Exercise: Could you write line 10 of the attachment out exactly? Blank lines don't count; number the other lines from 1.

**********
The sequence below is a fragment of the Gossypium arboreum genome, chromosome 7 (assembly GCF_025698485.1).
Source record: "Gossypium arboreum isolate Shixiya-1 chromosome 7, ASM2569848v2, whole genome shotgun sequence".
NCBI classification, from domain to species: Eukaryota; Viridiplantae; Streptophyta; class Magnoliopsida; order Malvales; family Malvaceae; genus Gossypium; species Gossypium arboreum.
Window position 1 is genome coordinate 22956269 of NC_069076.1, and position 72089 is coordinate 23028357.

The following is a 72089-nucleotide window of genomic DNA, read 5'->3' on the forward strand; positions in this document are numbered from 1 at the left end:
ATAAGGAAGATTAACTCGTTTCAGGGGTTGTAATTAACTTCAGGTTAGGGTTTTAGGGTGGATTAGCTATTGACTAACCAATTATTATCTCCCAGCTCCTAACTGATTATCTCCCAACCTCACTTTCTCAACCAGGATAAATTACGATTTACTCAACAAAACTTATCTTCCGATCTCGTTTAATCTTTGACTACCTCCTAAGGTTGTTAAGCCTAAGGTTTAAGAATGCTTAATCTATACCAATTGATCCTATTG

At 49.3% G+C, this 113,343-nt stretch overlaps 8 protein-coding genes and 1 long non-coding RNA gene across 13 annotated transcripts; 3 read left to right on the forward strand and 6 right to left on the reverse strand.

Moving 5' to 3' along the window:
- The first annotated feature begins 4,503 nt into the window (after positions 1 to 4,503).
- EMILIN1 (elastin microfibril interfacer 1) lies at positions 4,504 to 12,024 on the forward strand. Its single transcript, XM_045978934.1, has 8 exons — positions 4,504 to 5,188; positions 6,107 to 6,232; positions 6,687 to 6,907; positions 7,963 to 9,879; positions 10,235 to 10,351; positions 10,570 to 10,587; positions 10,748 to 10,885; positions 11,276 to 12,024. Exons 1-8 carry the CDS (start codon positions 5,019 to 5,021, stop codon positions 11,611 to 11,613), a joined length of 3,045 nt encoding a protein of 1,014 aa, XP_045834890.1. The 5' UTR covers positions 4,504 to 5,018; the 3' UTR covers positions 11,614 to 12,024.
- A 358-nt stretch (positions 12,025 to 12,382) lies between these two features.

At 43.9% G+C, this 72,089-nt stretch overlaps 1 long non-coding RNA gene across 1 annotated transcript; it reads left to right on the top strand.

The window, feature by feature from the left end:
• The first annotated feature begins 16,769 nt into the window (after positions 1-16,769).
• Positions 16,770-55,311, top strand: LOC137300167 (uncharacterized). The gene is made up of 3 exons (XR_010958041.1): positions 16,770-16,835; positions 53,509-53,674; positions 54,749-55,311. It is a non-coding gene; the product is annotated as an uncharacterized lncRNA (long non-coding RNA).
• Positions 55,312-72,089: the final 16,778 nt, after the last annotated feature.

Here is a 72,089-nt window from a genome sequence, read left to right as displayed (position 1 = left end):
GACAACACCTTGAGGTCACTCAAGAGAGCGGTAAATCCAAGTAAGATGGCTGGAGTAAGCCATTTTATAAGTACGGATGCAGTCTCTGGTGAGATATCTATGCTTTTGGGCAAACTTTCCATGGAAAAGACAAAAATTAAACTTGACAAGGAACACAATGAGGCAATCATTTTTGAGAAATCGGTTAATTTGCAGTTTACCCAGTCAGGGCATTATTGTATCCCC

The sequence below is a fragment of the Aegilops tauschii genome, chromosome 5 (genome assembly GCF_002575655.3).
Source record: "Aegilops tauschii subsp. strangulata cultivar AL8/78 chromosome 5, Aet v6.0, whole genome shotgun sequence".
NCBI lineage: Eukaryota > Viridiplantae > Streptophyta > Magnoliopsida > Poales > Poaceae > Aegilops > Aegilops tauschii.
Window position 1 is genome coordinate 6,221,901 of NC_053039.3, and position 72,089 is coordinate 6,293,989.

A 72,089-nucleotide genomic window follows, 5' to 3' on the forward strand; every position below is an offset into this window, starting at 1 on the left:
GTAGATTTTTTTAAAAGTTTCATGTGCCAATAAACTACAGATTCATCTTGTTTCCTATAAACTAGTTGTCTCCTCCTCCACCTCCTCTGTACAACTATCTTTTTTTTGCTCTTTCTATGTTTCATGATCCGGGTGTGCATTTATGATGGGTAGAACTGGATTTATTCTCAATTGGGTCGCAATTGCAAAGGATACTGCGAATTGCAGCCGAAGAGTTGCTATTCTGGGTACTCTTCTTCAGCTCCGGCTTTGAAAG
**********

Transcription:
- EMILIN1 (elastin microfibril interfacer 1) lies at positions 4,504 to 12,024 on the forward strand. Its single transcript, XM_045978934.1, has 8 exons — positions 4,504 to 5,188; positions 6,107 to 6,232; positions 6,687 to 6,907; positions 7,963 to 9,879; positions 10,235 to 10,351; positions 10,570 to 10,587; positions 10,748 to 10,885; positions 11,276 to 12,024. Exons 1-8 carry the CDS (start codon positions 5,019 to 5,021, stop codon positions 11,611 to 11,613), a joined length of 3,045 nt encoding a protein of 1,014 aa, XP_045834890.1. The 5' UTR covers positions 4,504 to 5,018; the 3' UTR covers positions 11,614 to 12,024.